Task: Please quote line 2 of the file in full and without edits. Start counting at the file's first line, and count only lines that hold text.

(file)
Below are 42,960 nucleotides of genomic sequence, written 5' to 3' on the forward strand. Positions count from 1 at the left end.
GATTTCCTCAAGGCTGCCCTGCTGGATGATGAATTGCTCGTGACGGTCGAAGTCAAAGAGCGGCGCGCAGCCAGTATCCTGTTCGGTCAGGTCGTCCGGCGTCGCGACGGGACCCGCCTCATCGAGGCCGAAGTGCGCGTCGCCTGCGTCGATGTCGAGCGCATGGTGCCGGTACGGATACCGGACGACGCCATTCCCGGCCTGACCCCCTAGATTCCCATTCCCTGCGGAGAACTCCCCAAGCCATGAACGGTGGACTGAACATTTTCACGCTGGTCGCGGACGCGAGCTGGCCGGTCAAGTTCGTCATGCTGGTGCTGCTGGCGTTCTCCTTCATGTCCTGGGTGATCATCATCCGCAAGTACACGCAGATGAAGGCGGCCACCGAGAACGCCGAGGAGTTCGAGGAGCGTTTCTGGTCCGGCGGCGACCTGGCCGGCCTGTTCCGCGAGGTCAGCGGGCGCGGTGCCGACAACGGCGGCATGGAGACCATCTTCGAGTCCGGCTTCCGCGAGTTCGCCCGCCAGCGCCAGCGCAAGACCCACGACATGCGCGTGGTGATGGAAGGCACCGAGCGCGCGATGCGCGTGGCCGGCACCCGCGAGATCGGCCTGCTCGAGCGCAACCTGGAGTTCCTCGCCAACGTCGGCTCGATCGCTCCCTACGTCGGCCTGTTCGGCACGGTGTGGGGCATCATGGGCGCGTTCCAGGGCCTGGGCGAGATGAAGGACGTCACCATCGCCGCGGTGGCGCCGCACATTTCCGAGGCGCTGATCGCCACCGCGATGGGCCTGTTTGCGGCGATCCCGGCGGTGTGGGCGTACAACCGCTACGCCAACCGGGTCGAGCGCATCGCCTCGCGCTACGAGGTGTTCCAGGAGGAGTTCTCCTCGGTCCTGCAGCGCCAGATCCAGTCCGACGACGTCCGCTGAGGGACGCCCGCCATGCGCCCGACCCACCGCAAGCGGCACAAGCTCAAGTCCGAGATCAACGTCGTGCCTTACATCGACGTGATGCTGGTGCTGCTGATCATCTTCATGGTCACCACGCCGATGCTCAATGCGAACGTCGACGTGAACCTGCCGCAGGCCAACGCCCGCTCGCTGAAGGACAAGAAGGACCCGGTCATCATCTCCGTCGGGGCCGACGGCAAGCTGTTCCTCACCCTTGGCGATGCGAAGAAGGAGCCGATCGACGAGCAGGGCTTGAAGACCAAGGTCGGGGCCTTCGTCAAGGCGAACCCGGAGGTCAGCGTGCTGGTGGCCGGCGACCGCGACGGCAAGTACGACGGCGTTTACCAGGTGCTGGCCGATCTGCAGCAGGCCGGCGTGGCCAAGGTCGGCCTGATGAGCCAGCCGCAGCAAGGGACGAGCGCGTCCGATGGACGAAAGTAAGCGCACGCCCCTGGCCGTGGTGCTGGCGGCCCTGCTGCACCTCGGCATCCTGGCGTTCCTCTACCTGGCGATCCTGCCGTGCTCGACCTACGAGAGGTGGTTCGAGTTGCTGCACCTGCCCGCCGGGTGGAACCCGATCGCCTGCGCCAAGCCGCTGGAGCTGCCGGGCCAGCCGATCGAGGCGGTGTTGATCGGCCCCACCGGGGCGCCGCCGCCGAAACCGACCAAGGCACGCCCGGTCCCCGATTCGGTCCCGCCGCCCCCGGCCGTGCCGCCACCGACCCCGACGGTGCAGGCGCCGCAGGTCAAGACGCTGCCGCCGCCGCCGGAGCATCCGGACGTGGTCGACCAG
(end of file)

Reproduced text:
GATTTCCTCAAGGCTGCCCTGCTGGATGATGAATTGCTCGTGACGGTCGAAGTCAAAGAGCGGCGCGCAGCCAGTATCCTGTTCGGTCAGGTCGTCCGGCGTCGCGACGGGACCCGCCTCATCGAGGCCGAAGTGCGCGTCGCCTGCGTCGATGTCGAGCGCATGGTGCCGGTACGGATACCGGACGACGCCATTCCCGGCCTGACCCCCTAGATTCCCATTCCCTGCGGAGAACTCCCCAAGCCATGAACGGTGGACTGAACATTTTCACGCTGGTCGCGGACGCGAGCTGGCCGGTCAAGTTCGTCATGCTGGTGCTGCTGGCGTTCTCCTTCATGTCCTGGGTGATCATCATCCGCAAGTACACGCAGATGAAGGCGGCCACCGAGAACGCCGAGGAGTTCGAGGAGCGTTTCTGGTCCGGCGGCGACCTGGCCGGCCTGTTCCGCGAGGTCAGCGGGCGCGGTGCCGACAACGGCGGCATGGAGACCATCTTCGAGTCCGGCTTCCGCGAGTTCGCCCGCCAGCGCCAGCGCAAGACCCACGACATGCGCGTGGTGATGGAAGGCACCGAGCGCGCGATGCGCGTGGCCGGCACCCGCGAGATCGGCCTGCTCGAGCGCAACCTGGAGTTCCTCGCCAACGTCGGCTCGATCGCTCCCTACGTCGGCCTGTTCGGCACGGTGTGGGGCATCATGGGCGCGTTCCAGGGCCTGGGCGAGATGAAGGACGTCACCATCGCCGCGGTGGCGCCGCACATTTCCGAGGCGCTGATCGCCACCGCGATGGGCCTGTTTGCGGCGATCCCGGCGGTGTGGGCGTACAACCGCTACGCCAACCGGGTCGAGCGCATCGCCTCGCGCTACGAGGTGTTCCAGGAGGAGTTCTCCTCGGTCCTGCAGCGCCAGATCCAGTCCGACGACGTCCGCTGAGGGACGCCCGCCATGCGCCCGACCCACCGCAAGCGGCACAAGCTCAAGTCCGAGATCAACGTCGTGCCTTACATCGACGTGATGCTGGTGCTGCTGATCATCTTCATGGTCACCACGCCGATGCTCAATGCGAACGTCGACGTGAACCTGCCGCAGGCCAACGCCCGCTCGCTGAAGGACAAGAAGGACCCGGTCATCATCTCCGTCGGGGCCGACGGCAAGCTGTTCCTCACCCTTGGCGATGCGAAGAAGGAGCCGATCGACGAGCAGGGCTTGAAGACCAAGGTCGGGGCCTTCGTCAAGGCGAACCCGGAGGTCAGCGTGCTGGTGGCCGGCGACCGCGACGGCAAGTACGACGGCGTTTACCAGGTGCTGGCCGATCTGCAGCAGGCCGGCGTGGCCAAGGTCGGCCTGATGAGCCAGCCGCAGCAAGGGACGAGCGCGTCCGATGGACGAAAGTAAGCGCACGCCCCTGGCCGTGGTGCTGGCGGCCCTGCTGCACCTCGGCATCCTGGCGTTCCTCTACCTGGCGATCCTGCCGTGCTCGACCTACGAGAGGTGGTTCGAGTTGCTGCACCTGCCCGCCGGGTGGAACCCGATCGCCTGCGCCAAGCCGCTGGAGCTGCCGGGCCAGCCGATCGAGGCGGTGTTGATCGGCCCCACCGGGGCGCCGCCGCCGAAACCGACCAAGGCACGCCCGGTCCCCGATTCGGTCCCGCCGCCCCCGGCCGTGCCGCCACCGACCCCGACGGTGCAGGCGCCGCAGGTCAAGACGCTGCCGCCGCCGCCGGAGCATCCGGACGTGGTCGACCAG